Atomic layer etching (ALE) is a multistep process used today in manufacturing for removing ultrathin layers of material. In this article, the authors report on ALE of Si, Ge, C, W, GaN, and SiO2 using a directional (anisotropic) plasma-enhanced approach. The authors analyze these systems by defining an “ALE synergy” parameter which quantifies the degree to which a process approaches the ideal ALE regime. This parameter is inspired by the ion-neutral synergy concept introduced in the 1979 paper by Coburn and Winters [J. Appl. Phys. 50, 5 (1979)]. ALE synergy is related to the energetics of underlying surface interactions and is understood in terms of energy criteria for the energy barriers involved in the reactions. Synergistic behavior is observed for all of the systems studied, with each exhibiting behavior unique to the reactant–material combination. By systematically studying atomic layer etching of a group of materials, the authors show that ALE synergy scales with the surface binding energy of the bulk material. This insight explains why some materials are more or less amenable to the directional ALE approach. They conclude that ALE is both simpler to understand than conventional plasma etch processing and is applicable to metals, semiconductors, and dielectrics.
The field of plasma etching is more critical than ever to the formation of nanometer-sized features in advanced chip technology. The structures going into our smartphones and other connected devices have become so small that they require atomic-scale processing. Atomic layer etching (ALE) is a multistep process for removing ultrathin layers of material and is used today in the fabrication of 10 nm logic.1 The basic concept involves splitting the etch process into at least two separate steps: first modifying the surface and second removing the thin modified layer. The cycle is repeated until the desired depth is reached. Previously, we published an overview of ALE focused on Cl/Ar etching of Si.2 Here, we expand our study to other materials relevant to the semiconductor industry: Ge, C, W, GaN, and SiO2. We focus on directional (anisotropic) ALE, which is needed for a majority of critical applications. Plasma is important, as the radicals it produces are more reactive and thereby accelerate modification. Plasma is equally important in the removal step as the directional ion bombardment enables anisotropy and low-temperature processing. We study ALE in different materials to understand fundamental mechanisms.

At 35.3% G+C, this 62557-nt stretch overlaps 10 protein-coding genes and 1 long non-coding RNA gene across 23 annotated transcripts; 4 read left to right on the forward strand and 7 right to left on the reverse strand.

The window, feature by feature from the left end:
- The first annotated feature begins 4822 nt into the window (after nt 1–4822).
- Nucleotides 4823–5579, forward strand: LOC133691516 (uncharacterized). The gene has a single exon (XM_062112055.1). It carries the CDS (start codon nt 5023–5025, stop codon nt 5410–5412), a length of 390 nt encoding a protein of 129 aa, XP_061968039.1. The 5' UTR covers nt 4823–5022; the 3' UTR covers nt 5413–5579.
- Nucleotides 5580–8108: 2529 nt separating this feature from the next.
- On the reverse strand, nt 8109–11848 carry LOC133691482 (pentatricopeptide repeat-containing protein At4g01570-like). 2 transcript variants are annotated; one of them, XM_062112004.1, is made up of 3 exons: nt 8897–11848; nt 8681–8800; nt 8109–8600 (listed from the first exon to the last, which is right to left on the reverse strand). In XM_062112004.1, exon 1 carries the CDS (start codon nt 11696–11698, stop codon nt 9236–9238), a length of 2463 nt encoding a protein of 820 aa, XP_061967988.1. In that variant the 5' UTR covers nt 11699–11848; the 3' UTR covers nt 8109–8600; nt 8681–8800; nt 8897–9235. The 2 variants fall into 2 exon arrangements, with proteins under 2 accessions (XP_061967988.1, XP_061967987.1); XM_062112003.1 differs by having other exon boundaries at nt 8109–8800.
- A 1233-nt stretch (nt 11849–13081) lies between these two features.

The history of ALE is closely associated with atomic layer deposition (ALD), which has been studied since the 1960s and used in production for well over a decade.3,4 The study of ALE originated in the late 1980s apparently as an extension of ALD, given that much of the early literature involved researchers with ALD backgrounds.5 The contributions and influence from ALD are still apparent; for example, a new ALE scheme using thermal reactions was discovered in 2014 during an ALD experiment.6
In parallel, our understanding of ALE is also deeply rooted in the field of plasma etching. In the late 1970s, plasma etching found widespread use in manufacturing semiconductor devices.7 The basic mechanism became better understood with the “ion-neutral synergy” concept credited to the 1979 article by Coburn and Winters.8 They showed that etching requires cooperative interactions at the surface by two different species: ions and reactive neutrals. In their famous experiment, they found that Si etching was not significant when exposed to only an energetic Ar ion beam or to only a reactive neutral (e.g., either XeF2 or Cl2 gas). It was with exposure to ions and reactants in combination that produced an enhanced etch rate. They conclude that plasma etching is synergistic because it “cannot be easily explained by simply superimposing a physical sputtering process onto the chemical etching process.” Although their successors only studied the ALE field years later, we find their insights relevant to the basic ALE principles today. As such, we devote this article to the memory of Harold F. Winters.
II. ALE SYNERGY TEST AND ENERGY CRITERIA